Exhausting Russian Resources by Sanctioning Western Software
Guidance for Governments and Companies Formulating Sanctions Proposals
📅 February 8, 2024
The Yermak-McFaul International Working Group on Russia Sanctions last month published its Working Group Paper #17: Exposing and Exploiting the Kremlin’s Software Networks and Dependencies, discussing the interconnected software infrastructure that sustains Russia’s illegal conflict in Ukraine and underscoring its associations with entities in nations that have enforced sanctions. The paper provides guidance for governments and companies in formulating sanctions proposals that will limit Russia’s access to Western software, ultimately increasing the cost of war for Moscow.
The paper’s key findings underscore the interdependence between the Russian software ecosystem and Western technology and the potential vulnerabilities countries that imposed sanctions on Russia after its invasion of Ukraine can exploit through additional targeted sanctions and regulatory measures.
Global export control and sanctions efforts continue to evolve to hinder Russian access to western products. The US Commerce Department’s Bureau of Industry and Security (BIS) in October 2023 published a list in collaboration with the EU, Japan, and the UK, containing 45 high-priority items that pose the highest risk of being diverted illegally to Russia. The BIS stated that these items, which include integrated circuits and radio frequency transceiver modules, have been found in Russian missiles and drones used in Ukraine. These controls, coupled with the imposition and enforcement of sanctions and other restrictions against entities and individuals that facilitate Russia’s access to sensitive technologies, allow countries to adopt appropriate measures to counteract Russian evasion strategies. Adoption of recommendations in the Working Group paper will also help stymie Russia’s access to software products that allow it to manufacture munitions and military systems to aid its war in Ukraine.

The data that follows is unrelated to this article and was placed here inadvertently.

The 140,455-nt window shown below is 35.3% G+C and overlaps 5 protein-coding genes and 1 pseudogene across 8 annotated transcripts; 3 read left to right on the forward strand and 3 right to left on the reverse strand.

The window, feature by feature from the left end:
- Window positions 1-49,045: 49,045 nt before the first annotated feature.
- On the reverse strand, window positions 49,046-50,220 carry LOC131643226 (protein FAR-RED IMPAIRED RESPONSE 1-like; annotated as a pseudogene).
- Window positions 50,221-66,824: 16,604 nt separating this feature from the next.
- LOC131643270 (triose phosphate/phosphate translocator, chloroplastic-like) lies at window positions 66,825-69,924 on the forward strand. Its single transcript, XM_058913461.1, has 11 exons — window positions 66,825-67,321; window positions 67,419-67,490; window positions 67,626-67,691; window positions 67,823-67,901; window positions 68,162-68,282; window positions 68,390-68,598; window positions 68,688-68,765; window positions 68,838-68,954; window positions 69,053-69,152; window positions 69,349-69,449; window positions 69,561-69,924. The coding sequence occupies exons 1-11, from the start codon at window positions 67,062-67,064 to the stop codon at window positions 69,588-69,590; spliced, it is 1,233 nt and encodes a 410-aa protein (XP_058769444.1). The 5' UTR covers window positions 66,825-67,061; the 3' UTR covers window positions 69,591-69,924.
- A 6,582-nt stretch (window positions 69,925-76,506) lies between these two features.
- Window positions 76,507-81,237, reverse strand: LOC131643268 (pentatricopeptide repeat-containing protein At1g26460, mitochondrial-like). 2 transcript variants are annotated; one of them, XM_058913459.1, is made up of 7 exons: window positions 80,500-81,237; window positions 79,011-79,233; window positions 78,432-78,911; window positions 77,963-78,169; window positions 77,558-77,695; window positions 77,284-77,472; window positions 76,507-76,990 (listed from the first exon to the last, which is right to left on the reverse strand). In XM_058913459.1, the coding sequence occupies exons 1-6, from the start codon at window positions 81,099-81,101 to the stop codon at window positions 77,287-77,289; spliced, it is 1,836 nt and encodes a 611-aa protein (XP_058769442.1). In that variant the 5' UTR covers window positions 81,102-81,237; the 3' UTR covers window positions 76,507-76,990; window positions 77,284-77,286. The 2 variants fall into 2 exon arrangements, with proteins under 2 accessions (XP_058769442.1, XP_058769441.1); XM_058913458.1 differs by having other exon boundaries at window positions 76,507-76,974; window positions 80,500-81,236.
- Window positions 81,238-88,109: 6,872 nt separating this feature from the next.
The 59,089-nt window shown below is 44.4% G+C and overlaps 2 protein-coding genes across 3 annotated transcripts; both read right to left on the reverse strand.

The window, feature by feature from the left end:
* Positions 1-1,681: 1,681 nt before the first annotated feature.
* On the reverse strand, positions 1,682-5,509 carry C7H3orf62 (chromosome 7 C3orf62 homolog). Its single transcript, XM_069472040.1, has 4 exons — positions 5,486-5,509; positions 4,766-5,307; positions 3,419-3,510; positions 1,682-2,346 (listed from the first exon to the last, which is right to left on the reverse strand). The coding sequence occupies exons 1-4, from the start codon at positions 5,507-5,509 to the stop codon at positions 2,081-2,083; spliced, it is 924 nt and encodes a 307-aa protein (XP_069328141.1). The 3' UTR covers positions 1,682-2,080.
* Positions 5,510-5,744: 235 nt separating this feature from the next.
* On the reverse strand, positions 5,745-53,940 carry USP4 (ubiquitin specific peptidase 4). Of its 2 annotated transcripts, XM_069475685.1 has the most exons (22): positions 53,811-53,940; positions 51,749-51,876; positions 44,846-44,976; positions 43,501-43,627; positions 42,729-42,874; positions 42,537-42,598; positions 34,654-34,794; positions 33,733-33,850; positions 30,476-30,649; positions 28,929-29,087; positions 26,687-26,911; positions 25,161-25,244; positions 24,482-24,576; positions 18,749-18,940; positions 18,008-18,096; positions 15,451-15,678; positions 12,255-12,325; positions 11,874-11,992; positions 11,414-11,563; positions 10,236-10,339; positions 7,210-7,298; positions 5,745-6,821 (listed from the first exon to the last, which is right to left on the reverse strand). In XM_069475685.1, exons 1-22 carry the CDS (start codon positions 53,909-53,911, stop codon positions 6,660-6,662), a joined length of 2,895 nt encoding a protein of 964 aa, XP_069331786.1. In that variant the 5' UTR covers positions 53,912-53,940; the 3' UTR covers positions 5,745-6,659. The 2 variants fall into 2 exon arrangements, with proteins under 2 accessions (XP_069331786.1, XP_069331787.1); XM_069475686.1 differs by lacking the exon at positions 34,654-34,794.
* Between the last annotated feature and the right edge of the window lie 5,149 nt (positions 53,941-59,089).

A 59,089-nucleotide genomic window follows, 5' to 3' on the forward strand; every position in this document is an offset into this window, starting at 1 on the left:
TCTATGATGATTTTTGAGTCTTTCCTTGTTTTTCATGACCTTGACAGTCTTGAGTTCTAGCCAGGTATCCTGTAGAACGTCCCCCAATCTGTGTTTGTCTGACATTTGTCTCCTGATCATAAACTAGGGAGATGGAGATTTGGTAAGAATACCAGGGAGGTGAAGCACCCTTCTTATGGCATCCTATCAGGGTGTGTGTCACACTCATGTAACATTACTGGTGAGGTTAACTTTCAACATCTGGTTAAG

The connections between software developers and companies in countries that have imposed sanctions on Russia carry significant implications, suggesting that Western technology and expertise are indirectly supporting Russia’s military and civilian infrastructures. Russia’s slow progress in transitioning to domestic software and its ongoing attempts to reduce reliance on Western software create a continuing opportunity to use sanctions and regulatory channels to weaken Russia’s technological infrastructure.
Technology firms and financial institutions should carefully monitor transactions between Russian companies and software service providers, as well as the regulatory developments that could impose further restrictions on their business with Russian customers and business partners. The Institute for Financial Integrity continuously monitors regulatory developments in the sanctions and trade control space, providing warnings, key takeaways, and insights into the continuously changing world that can impact US persons and entities.
Join the Institute for Financial Integrity on February 29th as we explore the progress global powers have made in limiting Russia’s ability to wage war. IFI’s Nicki Kenyon and Pavel Verkhniatsky, Managing Partner of Ukrainian due diligence and corporate intelligence firm COSA, will discuss two years of sanctions, restrictions, and other measures countries around the world have implemented after Russia’s invasion of Ukraine in February 2022.
Topics up for discussion will include: